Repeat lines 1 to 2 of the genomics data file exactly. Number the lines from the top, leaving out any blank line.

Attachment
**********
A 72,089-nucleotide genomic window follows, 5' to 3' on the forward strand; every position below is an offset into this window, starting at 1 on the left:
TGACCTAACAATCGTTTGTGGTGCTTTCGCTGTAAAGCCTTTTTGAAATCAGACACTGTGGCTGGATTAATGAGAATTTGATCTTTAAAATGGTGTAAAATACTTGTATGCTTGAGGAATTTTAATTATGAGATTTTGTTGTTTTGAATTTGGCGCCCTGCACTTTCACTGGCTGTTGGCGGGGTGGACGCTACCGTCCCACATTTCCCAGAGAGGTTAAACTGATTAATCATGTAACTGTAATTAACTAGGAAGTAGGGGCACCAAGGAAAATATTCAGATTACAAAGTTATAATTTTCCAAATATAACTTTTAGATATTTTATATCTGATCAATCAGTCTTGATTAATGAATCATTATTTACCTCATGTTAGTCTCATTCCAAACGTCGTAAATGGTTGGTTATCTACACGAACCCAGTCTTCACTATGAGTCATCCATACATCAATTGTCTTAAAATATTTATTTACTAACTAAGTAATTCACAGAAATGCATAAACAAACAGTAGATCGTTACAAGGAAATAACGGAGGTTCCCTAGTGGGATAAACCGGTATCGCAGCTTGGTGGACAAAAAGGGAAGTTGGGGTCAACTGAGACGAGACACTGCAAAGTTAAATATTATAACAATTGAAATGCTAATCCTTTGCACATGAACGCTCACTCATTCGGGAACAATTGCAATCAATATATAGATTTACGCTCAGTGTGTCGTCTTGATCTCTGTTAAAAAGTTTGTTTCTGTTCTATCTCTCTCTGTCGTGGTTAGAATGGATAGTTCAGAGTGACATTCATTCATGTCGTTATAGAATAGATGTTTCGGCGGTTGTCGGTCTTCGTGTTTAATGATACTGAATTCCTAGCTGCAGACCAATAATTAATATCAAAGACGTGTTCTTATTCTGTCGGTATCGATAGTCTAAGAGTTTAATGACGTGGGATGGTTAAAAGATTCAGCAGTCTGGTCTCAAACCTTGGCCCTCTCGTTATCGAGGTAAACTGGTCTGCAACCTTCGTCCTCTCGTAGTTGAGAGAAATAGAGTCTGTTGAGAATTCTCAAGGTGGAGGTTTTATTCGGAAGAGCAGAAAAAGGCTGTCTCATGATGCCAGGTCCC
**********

A 72,089-nucleotide genomic window follows, 5' to 3' on the forward strand; every position below is an offset into this window, starting at 1 on the left:
TGACCTAACAATCGTTTGTGGTGCTTTCGCTGTAAAGCCTTTTTGAAATCAGACACTGTGGCTGGATTAATGAGAATTTGATCTTTAAAATGGTGTAAAATACTTGTATGCTTGAGGAATTTTAATTATGAGATTTTGTTGTTTTGAATTTGGCGCCCTGCACTTTCACTGGCTGTTGGCGGGGTGGACGCTACCGTCCCACATTTCCCAGAGAGGTTAAACTGATTAATCATGTAACTGTAATTAACTAGGAAGTAGGGGCACCAAGGAAAATATTCAGATTACAAAGTTATAATTTTCCAAATATAACTTTTAGATATTTTATATCTGATCAATCAGTCTTGATTAATGAATCATTATTTACCTCATGTTAGTCTCATTCCAAACGTCGTAAATGGTTGGTTATCTACACGAACCCAGTCTTCACTATGAGTCATCCATACATCAATTGTCTTAAAATATTTATTTACTAACTAAGTAATTCACAGAAATGCATAAACAAACAGTAGATCGTTACAAGGAAATAACGGAGGTTCCCTAGTGGGATAAACCGGTATCGCAGCTTGGTGGACAAAAAGGGAAGTTGGGGTCAACTGAGACGAGACACTGCAAAGTTAAATATTATAACAATTGAAATGCTAATCCTTTGCACATGAACGCTCACTCATTCGGGAACAATTGCAATCAATATATAGATTTACGCTCAGTGTGTCGTCTTGATCTCTGTTAAAAAGTTTGTTTCTGTTCTATCTCTCTCTGTCGTGGTTAGAATGGATAGTTCAGAGTGACATTCATTCATGTCGTTATAGAATAGATGTTTCGGCGGTTGTCGGTCTTCGTGTTTAATGATACTGAATTCCTAGCTGCAGACCAATAATTAATATCAAAGACGTGTTCTTATTCTGTCGGTATCGATAGTCTAAGAGTTTAATGACGTGGGATGGTTAAAAGATTCAGCAGTCTGGTCTCAAACCTTGGCCCTCTCGTTATCGAGGTAAACTGGTCTGCAACCTTCGTCCTCTCGTAGTTGAGAGAAATAGAGTCTGTTGAGAATTCTCAAGGTGGAGGTTTTATTCGGAAGAGCAGAAAAAGGCTGTCTCATGATGCCAGGTCCC